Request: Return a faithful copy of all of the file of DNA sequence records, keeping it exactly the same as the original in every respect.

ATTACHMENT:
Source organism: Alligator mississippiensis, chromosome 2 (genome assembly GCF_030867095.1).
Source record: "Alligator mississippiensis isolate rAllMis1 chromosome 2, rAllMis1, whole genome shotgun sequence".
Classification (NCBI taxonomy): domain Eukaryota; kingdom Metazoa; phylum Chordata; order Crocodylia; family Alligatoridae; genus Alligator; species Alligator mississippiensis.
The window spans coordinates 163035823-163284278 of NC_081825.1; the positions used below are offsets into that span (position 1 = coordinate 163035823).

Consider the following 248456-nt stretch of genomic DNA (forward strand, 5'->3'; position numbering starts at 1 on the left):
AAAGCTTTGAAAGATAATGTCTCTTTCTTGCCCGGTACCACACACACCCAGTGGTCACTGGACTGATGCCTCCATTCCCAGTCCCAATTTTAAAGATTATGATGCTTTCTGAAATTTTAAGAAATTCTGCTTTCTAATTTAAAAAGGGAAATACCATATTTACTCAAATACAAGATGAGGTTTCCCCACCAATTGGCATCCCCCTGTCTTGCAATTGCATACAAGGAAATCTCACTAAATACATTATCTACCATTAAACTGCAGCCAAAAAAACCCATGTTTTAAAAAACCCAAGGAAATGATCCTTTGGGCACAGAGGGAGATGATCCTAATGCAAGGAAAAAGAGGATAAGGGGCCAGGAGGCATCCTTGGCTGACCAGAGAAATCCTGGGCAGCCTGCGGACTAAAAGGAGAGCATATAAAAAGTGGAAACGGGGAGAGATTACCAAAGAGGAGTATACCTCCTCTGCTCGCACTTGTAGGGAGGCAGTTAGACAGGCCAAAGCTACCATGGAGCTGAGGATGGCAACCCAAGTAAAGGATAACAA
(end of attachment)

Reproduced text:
Source organism: Alligator mississippiensis, chromosome 2 (genome assembly GCF_030867095.1).
Source record: "Alligator mississippiensis isolate rAllMis1 chromosome 2, rAllMis1, whole genome shotgun sequence".
Classification (NCBI taxonomy): domain Eukaryota; kingdom Metazoa; phylum Chordata; order Crocodylia; family Alligatoridae; genus Alligator; species Alligator mississippiensis.
The window spans coordinates 163035823-163284278 of NC_081825.1; the positions used below are offsets into that span (position 1 = coordinate 163035823).

Consider the following 248456-nt stretch of genomic DNA (forward strand, 5'->3'; position numbering starts at 1 on the left):
AAAGCTTTGAAAGATAATGTCTCTTTCTTGCCCGGTACCACACACACCCAGTGGTCACTGGACTGATGCCTCCATTCCCAGTCCCAATTTTAAAGATTATGATGCTTTCTGAAATTTTAAGAAATTCTGCTTTCTAATTTAAAAAGGGAAATACCATATTTACTCAAATACAAGATGAGGTTTCCCCACCAATTGGCATCCCCCTGTCTTGCAATTGCATACAAGGAAATCTCACTAAATACATTATCTACCATTAAACTGCAGCCAAAAAAACCCATGTTTTAAAAAACCCAAGGAAATGATCCTTTGGGCACAGAGGGAGATGATCCTAATGCAAGGAAAAAGAGGATAAGGGGCCAGGAGGCATCCTTGGCTGACCAGAGAAATCCTGGGCAGCCTGCGGACTAAAAGGAGAGCATATAAAAAGTGGAAACGGGGAGAGATTACCAAAGAGGAGTATACCTCCTCTGCTCGCACTTGTAGGGAGGCAGTTAGACAGGCCAAAGCTACCATGGAGCTGAGGATGGCAACCCAAGTAAAGGATAACAA